The Federal Bureau of Investigation (FBI) routinely exploited a restricted database of Americans’ private communications to search for names of crime victims and participants in Black Lives Matter protests and the 2021 Capitol attack, documents released Friday showed.
According to declassified opinions from the secretive Foreign Surveillance Intelligence Court, the database contained private emails, text messages, and other communications and was used to access internal cases.
The FBI can access the National Security Agency (NSA) database only when investigating a foreign intelligence issue. Still, the newly released documents show that they did so on a regular basis for domestic investigations.
The database was accessed at least 278,000 times by the FBI throughout recent years in an unexplained manner and to run random searches in domestic drug and gang investigations, the 2020 protest over the police murder of George Floyd, and the Jan 6, 2021 attack on the US Capitol by Donald Trump supporters.
In each of the cases, there was no foreign intelligence or domestic crime justification for the FBI accessing the database, the court said.
The documents were made public as Congress considers renewing Section 702, an enactment that lets the NSA access US-hosted internet accounts in order to spy on foreign intelligence targets.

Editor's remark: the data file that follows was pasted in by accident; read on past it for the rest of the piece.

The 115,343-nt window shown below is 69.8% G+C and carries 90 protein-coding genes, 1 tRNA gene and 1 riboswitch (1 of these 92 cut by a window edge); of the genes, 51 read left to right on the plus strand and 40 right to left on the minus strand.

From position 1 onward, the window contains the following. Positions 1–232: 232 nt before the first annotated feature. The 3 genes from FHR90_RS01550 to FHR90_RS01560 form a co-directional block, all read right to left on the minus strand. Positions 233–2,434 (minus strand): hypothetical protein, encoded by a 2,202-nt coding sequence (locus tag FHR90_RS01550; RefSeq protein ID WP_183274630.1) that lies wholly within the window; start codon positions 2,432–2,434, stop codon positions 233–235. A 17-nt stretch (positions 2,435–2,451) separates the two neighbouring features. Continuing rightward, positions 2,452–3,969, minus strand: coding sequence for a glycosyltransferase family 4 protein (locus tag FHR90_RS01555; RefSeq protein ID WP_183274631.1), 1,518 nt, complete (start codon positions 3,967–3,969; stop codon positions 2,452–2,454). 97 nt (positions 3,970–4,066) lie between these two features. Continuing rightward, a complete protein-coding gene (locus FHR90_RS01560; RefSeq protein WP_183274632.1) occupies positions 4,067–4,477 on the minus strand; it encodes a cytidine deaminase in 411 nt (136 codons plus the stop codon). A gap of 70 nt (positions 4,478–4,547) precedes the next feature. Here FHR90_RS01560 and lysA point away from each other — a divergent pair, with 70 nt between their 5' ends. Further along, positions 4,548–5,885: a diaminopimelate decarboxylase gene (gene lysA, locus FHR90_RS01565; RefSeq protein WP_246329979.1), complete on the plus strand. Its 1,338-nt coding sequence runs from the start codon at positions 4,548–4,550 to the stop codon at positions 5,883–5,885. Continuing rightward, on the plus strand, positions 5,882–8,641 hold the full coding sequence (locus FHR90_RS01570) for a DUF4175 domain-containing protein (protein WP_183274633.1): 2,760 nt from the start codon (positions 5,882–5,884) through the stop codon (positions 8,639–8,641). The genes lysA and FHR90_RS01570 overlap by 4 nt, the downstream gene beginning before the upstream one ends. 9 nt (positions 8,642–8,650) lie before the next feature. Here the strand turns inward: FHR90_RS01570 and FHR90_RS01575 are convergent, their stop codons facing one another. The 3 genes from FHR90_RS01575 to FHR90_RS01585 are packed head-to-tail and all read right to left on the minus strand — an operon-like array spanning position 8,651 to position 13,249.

In 2008, Congress passed Section 702 allowing the CIA and NSA only to target non-United States persons who are reasonably believed to be located outside the United States.
After Congress passed Section 702, it allowed the NSA to access US-hosted accounts.
Several lawmakers suggested it needed to go through revisions to better handle the personal information of Americans.
Intelligence agencies are concerned that this might limit their operations, but Democrats and legal rights experts said the revelations show the need for reforms.
“The government has dramatically expanded its spying under Section 702 in ways never contemplated by Congress, but it’s refusing to tell Americans what it’s doing,” said Patrick Toomey of the Americans Civil Liberties Union.
A steadfast opponent of Section 702, Senator Ron Wyden claimed that the intelligence court records revealed “shocking abuses” of the law.
“If Section 702 is to be reauthorized, there must be statutory reforms to ensure that the checks and balances are in place to put an end to these abuses,” Wyden said.